4. The expected timetable for excavation, analysis and preparation of the final report on the entire investigation.

C. A resume, vitae, or other statement of qualification shall be provided as part of the permit application demonstrating that the persons planning and supervising the field investigation and subsequent analysis meet the minimum qualifications consistent with the federal standards as cited in 36 CFR 61 and 43 CFR 7, as follows:

1. The qualifications of the archaeologist performing or supervising the work shall include a graduate degree in archaeology, anthropology, or closely related field plus:

a. At least one year of full-time professional experience or equivalent specialized training in archaeological research, administration, or management;

b. At least four months of supervised field and analytic experience in general North American archaeology; and

c. Demonstrated ability to carry research to completion.

In addition, a prehistoric archaeologist shall have at least one year of full-time experience at a supervisory level in the study of archaeological resources of the prehistoric period. An historic archaeologist shall have at least one year of full-time experience at a supervisory level in the study of archaeological resources of the historic period.

2. The qualifications of the skeletal biologist needed to undertake the types of analyses outlined in subdivision B 3 of this section should have at least a master's degree with a specialization in human skeletal biology, bioarchaeology, forensic anthropology, or some other field of physical anthropology, plus two years of laboratory experience in the analysis of human skeletal remains. The individual must be able to develop a research design appropriate to the particular circumstances of the study and to conduct analyses of skeletal samples (including age, sex, race, osteometry, identification of osteological and dental disease, and the like), employing state-of-the-art technology. The individual must have the documented ability to produce a concise written report of the findings and their interpretation.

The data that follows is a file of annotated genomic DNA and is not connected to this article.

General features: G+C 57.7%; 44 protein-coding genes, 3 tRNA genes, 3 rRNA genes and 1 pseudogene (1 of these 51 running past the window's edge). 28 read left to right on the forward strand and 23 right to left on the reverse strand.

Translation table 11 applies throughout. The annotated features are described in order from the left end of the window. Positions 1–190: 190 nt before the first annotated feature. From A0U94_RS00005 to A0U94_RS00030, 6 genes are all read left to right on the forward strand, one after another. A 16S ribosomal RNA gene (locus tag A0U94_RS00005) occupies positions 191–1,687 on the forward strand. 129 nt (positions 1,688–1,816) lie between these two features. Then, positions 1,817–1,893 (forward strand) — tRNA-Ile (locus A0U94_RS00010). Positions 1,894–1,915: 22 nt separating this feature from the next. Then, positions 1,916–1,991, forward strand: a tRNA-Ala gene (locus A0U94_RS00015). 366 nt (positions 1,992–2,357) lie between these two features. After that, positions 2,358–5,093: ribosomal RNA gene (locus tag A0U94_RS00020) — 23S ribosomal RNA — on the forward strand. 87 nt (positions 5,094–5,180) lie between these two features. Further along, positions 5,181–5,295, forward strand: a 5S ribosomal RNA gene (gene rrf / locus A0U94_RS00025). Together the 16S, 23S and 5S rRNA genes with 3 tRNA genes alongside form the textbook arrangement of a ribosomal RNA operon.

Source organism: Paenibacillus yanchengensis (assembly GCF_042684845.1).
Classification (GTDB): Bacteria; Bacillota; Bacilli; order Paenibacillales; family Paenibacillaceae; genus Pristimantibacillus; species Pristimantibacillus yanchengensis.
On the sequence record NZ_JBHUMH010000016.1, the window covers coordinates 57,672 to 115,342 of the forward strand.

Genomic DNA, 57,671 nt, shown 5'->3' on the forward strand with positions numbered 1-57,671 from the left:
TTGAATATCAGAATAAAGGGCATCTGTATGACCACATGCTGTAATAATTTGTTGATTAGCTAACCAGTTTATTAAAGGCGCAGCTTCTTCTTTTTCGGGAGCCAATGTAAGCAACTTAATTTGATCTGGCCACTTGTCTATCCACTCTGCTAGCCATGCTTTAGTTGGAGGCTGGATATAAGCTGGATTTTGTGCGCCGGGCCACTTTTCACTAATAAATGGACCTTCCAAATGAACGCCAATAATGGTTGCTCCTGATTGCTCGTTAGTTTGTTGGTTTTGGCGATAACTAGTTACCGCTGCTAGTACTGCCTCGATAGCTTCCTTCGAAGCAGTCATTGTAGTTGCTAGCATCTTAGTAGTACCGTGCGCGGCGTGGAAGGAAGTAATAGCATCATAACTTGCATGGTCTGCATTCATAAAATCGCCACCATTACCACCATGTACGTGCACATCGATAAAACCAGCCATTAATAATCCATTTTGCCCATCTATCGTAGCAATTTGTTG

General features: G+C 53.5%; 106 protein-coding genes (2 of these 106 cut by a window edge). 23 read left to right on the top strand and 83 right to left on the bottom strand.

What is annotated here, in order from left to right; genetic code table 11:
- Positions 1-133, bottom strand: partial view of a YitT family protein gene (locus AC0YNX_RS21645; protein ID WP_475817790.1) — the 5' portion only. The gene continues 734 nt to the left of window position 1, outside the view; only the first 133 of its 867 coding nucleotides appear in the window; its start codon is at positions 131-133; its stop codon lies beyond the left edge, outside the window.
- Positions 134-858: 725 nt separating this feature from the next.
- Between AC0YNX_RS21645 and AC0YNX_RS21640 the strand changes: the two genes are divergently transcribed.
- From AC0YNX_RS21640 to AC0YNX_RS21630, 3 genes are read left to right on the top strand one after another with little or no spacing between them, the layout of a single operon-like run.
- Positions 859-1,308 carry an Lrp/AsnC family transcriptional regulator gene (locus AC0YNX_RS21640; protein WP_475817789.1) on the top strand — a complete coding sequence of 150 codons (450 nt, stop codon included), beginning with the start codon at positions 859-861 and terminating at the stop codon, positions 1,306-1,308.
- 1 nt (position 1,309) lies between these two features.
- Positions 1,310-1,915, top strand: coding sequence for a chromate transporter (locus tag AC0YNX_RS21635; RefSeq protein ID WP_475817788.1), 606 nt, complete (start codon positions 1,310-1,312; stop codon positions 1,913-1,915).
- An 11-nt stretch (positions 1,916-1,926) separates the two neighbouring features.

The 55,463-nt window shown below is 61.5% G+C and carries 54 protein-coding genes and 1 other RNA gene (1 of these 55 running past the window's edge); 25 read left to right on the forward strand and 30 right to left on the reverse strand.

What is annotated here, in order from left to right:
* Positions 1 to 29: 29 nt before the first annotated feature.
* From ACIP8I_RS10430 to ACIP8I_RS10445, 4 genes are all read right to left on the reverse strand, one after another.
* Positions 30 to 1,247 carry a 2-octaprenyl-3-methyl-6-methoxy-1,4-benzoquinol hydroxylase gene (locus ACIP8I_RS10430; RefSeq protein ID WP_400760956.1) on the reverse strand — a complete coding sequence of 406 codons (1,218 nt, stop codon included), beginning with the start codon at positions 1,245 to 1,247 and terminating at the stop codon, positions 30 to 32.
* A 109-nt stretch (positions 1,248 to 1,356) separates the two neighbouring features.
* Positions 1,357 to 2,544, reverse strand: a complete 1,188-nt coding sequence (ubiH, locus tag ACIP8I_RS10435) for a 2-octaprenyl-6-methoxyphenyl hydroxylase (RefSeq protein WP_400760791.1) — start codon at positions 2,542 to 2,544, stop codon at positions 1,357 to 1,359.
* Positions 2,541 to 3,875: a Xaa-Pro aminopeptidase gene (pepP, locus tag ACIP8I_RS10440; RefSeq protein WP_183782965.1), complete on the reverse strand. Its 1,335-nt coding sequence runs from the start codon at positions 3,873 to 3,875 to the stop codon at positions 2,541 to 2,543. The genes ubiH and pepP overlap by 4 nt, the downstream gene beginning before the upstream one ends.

D. Under extraordinary circumstances, the director shall have the authority to waive the requirements of research design and professional qualifications.

E. The permit application shall also include a statement describing the curation, which shall be respectful, and the proposed disposition of the remains upon completion of the research. When any disposition other than reburial is proposed, then the application shall also include a statement of the reasons for alternative disposition and the benefits to be gained thereby. In the absence of special conditions, including those that may come to light during excavation or analysis, this disposition shall be reburial within a two-year period from the date of removal unless requested otherwise by next of kin or other closely affiliated party.